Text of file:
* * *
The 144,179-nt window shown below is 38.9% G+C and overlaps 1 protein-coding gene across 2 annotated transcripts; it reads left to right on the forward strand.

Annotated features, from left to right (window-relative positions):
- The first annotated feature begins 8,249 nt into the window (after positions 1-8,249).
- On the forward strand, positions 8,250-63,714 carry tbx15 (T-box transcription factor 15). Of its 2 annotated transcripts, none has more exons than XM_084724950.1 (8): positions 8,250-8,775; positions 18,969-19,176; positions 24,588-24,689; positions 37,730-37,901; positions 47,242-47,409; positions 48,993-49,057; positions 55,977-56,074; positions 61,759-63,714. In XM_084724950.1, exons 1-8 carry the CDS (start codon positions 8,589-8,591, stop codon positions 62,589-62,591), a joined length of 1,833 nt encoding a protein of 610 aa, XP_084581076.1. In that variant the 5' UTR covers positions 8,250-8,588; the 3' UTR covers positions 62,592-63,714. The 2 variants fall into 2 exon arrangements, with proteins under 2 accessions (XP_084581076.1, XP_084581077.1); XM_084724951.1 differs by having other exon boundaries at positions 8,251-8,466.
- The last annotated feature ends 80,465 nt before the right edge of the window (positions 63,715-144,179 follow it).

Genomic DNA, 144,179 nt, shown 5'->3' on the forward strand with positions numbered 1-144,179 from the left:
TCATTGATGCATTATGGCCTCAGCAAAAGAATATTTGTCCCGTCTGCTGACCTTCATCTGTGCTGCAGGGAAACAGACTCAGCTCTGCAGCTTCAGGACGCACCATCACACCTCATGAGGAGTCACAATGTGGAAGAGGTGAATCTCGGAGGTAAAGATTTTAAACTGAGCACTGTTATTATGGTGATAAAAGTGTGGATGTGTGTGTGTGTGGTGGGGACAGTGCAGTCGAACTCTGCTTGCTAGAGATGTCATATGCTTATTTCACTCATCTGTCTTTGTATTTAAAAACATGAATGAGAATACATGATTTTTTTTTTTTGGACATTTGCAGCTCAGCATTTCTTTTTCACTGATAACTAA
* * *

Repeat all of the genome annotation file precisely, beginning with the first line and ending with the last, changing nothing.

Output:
The 144,179-nt window shown below is 38.9% G+C and overlaps 1 protein-coding gene across 2 annotated transcripts; it reads left to right on the forward strand.

Annotated features, from left to right (window-relative positions):
- The first annotated feature begins 8,249 nt into the window (after positions 1-8,249).
- On the forward strand, positions 8,250-63,714 carry tbx15 (T-box transcription factor 15). Of its 2 annotated transcripts, none has more exons than XM_084724950.1 (8): positions 8,250-8,775; positions 18,969-19,176; positions 24,588-24,689; positions 37,730-37,901; positions 47,242-47,409; positions 48,993-49,057; positions 55,977-56,074; positions 61,759-63,714. In XM_084724950.1, exons 1-8 carry the CDS (start codon positions 8,589-8,591, stop codon positions 62,589-62,591), a joined length of 1,833 nt encoding a protein of 610 aa, XP_084581076.1. In that variant the 5' UTR covers positions 8,250-8,588; the 3' UTR covers positions 62,592-63,714. The 2 variants fall into 2 exon arrangements, with proteins under 2 accessions (XP_084581076.1, XP_084581077.1); XM_084724951.1 differs by having other exon boundaries at positions 8,251-8,466.
- The last annotated feature ends 80,465 nt before the right edge of the window (positions 63,715-144,179 follow it).

Genomic DNA, 144,179 nt, shown 5'->3' on the forward strand with positions numbered 1-144,179 from the left:
TCATTGATGCATTATGGCCTCAGCAAAAGAATATTTGTCCCGTCTGCTGACCTTCATCTGTGCTGCAGGGAAACAGACTCAGCTCTGCAGCTTCAGGACGCACCATCACACCTCATGAGGAGTCACAATGTGGAAGAGGTGAATCTCGGAGGTAAAGATTTTAAACTGAGCACTGTTATTATGGTGATAAAAGTGTGGATGTGTGTGTGTGTGGTGGGGACAGTGCAGTCGAACTCTGCTTGCTAGAGATGTCATATGCTTATTTCACTCATCTGTCTTTGTATTTAAAAACATGAATGAGAATACATGATTTTTTTTTTTTGGACATTTGCAGCTCAGCATTTCTTTTTCACTGATAACTAA